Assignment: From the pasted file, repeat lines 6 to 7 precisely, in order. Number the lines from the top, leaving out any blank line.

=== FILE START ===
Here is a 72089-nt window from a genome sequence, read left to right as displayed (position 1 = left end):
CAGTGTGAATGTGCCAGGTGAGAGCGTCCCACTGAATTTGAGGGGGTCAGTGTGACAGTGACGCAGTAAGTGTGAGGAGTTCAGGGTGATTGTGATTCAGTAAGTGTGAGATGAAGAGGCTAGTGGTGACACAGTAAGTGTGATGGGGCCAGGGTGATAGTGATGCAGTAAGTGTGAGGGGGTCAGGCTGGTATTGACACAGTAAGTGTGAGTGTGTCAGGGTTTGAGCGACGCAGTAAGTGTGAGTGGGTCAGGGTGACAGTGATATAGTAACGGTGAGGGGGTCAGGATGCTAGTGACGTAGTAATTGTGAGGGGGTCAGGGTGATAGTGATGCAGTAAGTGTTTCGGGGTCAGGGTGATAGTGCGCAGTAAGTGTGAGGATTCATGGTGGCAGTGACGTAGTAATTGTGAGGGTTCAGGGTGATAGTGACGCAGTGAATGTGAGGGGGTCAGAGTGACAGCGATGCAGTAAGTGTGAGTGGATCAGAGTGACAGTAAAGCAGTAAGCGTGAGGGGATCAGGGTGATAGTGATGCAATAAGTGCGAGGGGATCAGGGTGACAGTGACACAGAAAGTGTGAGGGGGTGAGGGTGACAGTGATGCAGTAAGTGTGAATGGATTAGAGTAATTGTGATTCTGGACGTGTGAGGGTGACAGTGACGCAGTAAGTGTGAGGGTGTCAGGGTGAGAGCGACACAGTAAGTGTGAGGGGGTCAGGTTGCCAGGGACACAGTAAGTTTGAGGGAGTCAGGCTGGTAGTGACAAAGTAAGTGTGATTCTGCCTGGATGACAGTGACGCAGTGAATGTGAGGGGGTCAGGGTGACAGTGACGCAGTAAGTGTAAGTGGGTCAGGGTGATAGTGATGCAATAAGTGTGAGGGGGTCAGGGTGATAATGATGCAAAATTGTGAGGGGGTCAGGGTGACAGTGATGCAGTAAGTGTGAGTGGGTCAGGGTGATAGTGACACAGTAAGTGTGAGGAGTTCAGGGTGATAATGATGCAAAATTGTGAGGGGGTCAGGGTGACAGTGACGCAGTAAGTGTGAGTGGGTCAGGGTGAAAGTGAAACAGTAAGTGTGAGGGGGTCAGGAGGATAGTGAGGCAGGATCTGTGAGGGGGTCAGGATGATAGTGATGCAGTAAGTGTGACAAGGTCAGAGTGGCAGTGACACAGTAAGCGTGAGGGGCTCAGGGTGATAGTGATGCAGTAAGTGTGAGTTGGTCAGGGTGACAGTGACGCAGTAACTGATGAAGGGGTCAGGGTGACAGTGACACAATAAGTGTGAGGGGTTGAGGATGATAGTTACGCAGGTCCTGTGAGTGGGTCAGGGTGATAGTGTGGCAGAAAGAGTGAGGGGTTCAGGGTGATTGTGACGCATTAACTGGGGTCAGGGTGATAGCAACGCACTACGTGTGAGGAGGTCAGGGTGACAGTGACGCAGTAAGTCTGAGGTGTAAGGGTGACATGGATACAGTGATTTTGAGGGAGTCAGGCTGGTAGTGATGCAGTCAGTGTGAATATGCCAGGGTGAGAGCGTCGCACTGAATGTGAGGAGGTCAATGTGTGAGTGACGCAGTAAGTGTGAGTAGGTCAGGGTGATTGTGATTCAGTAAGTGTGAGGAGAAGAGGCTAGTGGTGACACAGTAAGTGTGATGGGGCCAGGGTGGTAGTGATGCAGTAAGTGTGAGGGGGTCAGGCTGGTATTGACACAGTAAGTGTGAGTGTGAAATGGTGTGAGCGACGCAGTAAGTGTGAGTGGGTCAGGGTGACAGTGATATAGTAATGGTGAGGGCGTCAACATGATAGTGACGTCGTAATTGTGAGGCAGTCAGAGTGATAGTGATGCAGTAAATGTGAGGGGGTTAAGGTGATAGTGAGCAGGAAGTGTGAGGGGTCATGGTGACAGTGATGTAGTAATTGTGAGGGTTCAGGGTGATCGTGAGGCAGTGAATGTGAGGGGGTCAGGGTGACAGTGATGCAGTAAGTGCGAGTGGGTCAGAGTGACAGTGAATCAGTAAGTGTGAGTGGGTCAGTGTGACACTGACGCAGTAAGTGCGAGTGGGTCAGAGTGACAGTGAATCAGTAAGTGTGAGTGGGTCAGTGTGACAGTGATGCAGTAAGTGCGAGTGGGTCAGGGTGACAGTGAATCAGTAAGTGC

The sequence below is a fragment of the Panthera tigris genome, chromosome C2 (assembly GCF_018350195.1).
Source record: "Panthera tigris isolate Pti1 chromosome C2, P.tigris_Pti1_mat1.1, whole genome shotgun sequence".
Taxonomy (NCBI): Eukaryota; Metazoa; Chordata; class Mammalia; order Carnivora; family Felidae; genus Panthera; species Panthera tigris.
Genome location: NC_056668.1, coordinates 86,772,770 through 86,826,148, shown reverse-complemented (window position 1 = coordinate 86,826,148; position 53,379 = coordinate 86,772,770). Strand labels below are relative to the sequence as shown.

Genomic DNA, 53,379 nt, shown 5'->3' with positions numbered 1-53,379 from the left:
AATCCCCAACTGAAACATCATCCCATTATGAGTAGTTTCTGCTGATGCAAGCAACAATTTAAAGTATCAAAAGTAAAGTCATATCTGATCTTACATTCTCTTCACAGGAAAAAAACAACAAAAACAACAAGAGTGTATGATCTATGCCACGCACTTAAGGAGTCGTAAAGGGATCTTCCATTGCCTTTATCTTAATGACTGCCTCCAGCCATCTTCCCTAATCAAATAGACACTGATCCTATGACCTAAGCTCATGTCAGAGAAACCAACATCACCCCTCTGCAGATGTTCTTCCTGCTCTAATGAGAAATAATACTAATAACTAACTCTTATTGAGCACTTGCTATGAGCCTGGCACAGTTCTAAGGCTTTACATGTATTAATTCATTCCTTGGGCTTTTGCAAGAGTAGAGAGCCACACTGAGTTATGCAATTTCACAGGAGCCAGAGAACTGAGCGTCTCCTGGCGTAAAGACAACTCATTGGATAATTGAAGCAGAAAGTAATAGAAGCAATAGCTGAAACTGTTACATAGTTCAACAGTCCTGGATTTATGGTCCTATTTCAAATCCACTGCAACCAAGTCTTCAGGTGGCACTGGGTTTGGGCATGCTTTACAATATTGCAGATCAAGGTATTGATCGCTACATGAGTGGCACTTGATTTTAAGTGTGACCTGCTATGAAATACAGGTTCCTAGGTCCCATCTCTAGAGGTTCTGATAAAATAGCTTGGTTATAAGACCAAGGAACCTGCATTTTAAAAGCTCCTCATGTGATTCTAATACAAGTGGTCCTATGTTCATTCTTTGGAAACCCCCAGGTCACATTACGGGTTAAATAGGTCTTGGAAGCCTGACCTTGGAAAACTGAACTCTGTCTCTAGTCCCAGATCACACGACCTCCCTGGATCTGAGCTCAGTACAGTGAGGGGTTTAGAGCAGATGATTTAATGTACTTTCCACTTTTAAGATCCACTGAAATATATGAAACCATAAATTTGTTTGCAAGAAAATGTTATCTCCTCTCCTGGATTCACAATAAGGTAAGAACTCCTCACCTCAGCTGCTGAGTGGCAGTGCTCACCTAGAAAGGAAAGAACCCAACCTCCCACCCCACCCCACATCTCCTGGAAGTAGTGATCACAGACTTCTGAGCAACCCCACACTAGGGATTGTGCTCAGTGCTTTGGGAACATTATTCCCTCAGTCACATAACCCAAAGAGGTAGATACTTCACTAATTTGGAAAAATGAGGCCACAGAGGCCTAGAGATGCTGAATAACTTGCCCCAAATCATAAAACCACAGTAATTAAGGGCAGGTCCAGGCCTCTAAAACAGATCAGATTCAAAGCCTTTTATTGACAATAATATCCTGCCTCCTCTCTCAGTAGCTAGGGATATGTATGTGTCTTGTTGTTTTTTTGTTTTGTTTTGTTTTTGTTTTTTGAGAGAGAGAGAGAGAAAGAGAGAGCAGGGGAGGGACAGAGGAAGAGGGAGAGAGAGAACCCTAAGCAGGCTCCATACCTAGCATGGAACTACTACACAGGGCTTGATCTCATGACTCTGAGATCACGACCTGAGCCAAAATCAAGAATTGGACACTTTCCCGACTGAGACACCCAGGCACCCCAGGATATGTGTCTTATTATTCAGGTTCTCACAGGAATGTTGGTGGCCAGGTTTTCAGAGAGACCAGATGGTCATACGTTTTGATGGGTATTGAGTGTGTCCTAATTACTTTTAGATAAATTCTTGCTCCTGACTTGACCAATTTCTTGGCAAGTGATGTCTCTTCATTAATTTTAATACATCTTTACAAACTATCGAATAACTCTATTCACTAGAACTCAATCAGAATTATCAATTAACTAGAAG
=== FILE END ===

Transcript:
Genome location: NC_056668.1, coordinates 86,772,770 through 86,826,148, shown reverse-complemented (window position 1 = coordinate 86,826,148; position 53,379 = coordinate 86,772,770). Strand labels below are relative to the sequence as shown.

Genomic DNA, 53,379 nt, shown 5'->3' with positions numbered 1-53,379 from the left: